When I visited the Vixen offices in Studio City the day after the after-party, Lansky told me, plainly, “This shit’s working.” That’s because he says people discover the brand through social media and then find their way to the pay site. It’s hard to measure the return, but Lansky, who declined to share actual numbers, says that site membership is increasing. He now has a staff of roughly 100, which is remarkable for a porn production company (20 to 40 is average, according to an industry source). The Vixen Instagram account is just shy of one million followers.
His own Instagram account has only a healthy fraction of that, but it’s where things get most interesting. Much like in his porn-porn, Lansky’s social media is filled with signs of wealth: yachts, helicopters, fast cars, gold watches, and, of course, champagne. Sometimes these status symbols overlap absurdly, as in a video where he reveals the bottles of champagne kept chilled in the trunk of a Rolls Royce. In more than a couple shots, he’s shown in a black and gold Versace robe, standing on that same balcony in front of the Eiffel Tower or on a seaside villa in Ibiza, for example. Typically, he’s flanked by beautiful women—perhaps the ultimate status symbol in this particular realm—wearing high-waisted Vixen-branded bikinis.
But there is a particular type of photograph on Lansky’s Instagram that visually hints at the success behind his brand: the images where there’s the implication of himself in the foreground. Sometimes it’s his hand; sometimes it’s his feet.
Instead of a photo of Angela White lounging by a pool, for example, it’s a photo of White lounging by the pool with Lansky’s hand reaching into the frame to grab the deep-v of her swimsuit. It’s his hand—foregrounded by the oversized gold watch around his wrist—opening the bathroom door on Kendra Sunderland or pulling back a curtain to reveal a faceless, scantily-clad woman standing on a balcony.
But while his hands directly perform the fantasy of access and authority, the slyest of this genre involves his feet, which are often clad in Givenchy or Versace slippers. There are Lansky’s feet, visible in the lower-left-hand corner of a video of Sunderland in an infinity pool in Mikonos. There they are again, crossed in repose in the foreground, as two ladies dangle their legs off the edge of a yacht. And again, propped up in the lower portion of an image of a woman standing on a balcony overlooking the Eiffel Tower alongside a bucket of champagne.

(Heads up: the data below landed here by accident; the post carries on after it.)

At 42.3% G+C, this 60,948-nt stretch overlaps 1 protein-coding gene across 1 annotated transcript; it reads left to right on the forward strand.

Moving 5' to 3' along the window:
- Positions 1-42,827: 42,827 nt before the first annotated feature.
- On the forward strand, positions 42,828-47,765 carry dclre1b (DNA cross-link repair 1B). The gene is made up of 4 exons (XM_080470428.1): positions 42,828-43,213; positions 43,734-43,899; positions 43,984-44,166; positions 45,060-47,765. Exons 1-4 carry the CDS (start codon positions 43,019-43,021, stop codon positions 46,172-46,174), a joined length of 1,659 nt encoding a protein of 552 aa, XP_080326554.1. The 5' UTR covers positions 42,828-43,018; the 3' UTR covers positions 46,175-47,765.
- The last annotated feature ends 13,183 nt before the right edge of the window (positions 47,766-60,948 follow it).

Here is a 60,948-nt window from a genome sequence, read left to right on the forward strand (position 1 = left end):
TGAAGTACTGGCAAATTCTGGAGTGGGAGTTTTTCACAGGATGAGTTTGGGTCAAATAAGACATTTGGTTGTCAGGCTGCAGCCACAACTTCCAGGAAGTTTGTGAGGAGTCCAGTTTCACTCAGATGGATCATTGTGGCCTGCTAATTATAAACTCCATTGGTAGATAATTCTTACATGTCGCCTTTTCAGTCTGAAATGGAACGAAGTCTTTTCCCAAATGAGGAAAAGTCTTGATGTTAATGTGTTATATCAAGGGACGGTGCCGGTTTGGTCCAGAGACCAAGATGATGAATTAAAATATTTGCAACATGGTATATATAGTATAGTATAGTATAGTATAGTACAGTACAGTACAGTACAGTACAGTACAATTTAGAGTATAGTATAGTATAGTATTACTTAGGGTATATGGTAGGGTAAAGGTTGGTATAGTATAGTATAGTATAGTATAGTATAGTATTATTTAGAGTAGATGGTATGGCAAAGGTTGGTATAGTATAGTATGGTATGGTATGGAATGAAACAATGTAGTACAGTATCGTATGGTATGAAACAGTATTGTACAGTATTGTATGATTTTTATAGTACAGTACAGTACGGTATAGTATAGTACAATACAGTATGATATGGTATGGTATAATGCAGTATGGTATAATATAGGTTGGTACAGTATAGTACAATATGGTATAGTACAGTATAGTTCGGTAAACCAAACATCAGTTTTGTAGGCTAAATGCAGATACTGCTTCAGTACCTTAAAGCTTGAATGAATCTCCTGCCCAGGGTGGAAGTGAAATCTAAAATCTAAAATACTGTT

The insertion of himself into the frame transforms what might otherwise have been a glamour shot into lifestyle porn. His extremities serve, not unlike a hard dick in point-of-view porn, to transport the male viewer directly into the frame, and into the fantasy. The male gaze is made more literal; it’s self-realization by proxy. These are the shots that, taken alongside his actual porn, reveal how well Lansky understands the breadth of straight men’s sexual fantasies. It’s not just about sex, even when there is actual sex involved. There are almost always deeper yearnings at play—for security, safety, or power. “My job is to sell a dream,” he said. “I’m trying to portray this vision of success, fun, positivity, and beauty.”
But that vision is a total fantasy. “My personal Instagram is definitely more fun than my personal life,” he said. In fact, Lansky says he works 100-hour weeks, so there is little time for actually lounging by a pool or watching a nearly-naked woman stock a fridge with gold bottles of champagne—not unless it is part of an actual Vixen shoot. He added, “Even I look at my own Instagram and I’m like, ‘Fuck, I wish.’” For all its absurdity, Lansky’s social media presence is oddly convincing. So much so that I had to actually clarify: So your Instagram isn’t like your real life? “Not at all,” he said, laughing. “Not at all.”
It’s hard not to compare Lansky to Hugh Hefner. After all, like his predecessor, Lanksy sells a lifestyle that is centered around beautiful, branded women. There is at least one notable difference, though: Lansky doesn’t view those beautiful women as passive “bunnies.” Instead, he refers to them as “artists” and “entrepreneurs.” After winning an AVN Award in 2017, he tweeted, “Adult performers YOU are artists! You are brave & you are beautiful! They do not define what we do.” As Adriana Chechik, a popular performer and recent Vixen Angel, put it to me, “Hefner was very chauvinistic. I don’t feel that he looked at any of the women [he worked with] as an equal.” Of Lansky, she says, “He doesn’t just care about your looks, he cares about your person. He’s trying to humanize us.”
But while the women he works with may be celebrated co-collaborators, and humans, they are also effectively cast as aspirational objects, right alongside the designer watches and shoes.